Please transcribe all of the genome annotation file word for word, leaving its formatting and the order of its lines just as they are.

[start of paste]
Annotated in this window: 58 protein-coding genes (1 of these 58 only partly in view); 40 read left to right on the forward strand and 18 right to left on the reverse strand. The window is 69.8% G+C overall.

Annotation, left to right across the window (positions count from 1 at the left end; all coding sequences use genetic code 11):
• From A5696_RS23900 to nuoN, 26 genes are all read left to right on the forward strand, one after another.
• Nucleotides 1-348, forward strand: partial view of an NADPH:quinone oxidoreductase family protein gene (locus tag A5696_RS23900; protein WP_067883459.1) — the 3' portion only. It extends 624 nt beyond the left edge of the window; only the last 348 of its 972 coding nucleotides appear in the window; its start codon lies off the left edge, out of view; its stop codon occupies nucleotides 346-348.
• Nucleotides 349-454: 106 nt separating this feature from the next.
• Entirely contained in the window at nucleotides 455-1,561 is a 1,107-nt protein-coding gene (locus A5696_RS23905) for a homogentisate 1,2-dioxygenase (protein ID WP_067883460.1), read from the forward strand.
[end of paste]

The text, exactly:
Annotated in this window: 58 protein-coding genes (1 of these 58 only partly in view); 40 read left to right on the forward strand and 18 right to left on the reverse strand. The window is 69.8% G+C overall.

Annotation, left to right across the window (positions count from 1 at the left end; all coding sequences use genetic code 11):
• From A5696_RS23900 to nuoN, 26 genes are all read left to right on the forward strand, one after another.
• Nucleotides 1-348, forward strand: partial view of an NADPH:quinone oxidoreductase family protein gene (locus tag A5696_RS23900; protein WP_067883459.1) — the 3' portion only. It extends 624 nt beyond the left edge of the window; only the last 348 of its 972 coding nucleotides appear in the window; its start codon lies off the left edge, out of view; its stop codon occupies nucleotides 346-348.
• Nucleotides 349-454: 106 nt separating this feature from the next.
• Entirely contained in the window at nucleotides 455-1,561 is a 1,107-nt protein-coding gene (locus A5696_RS23905) for a homogentisate 1,2-dioxygenase (protein ID WP_067883460.1), read from the forward strand.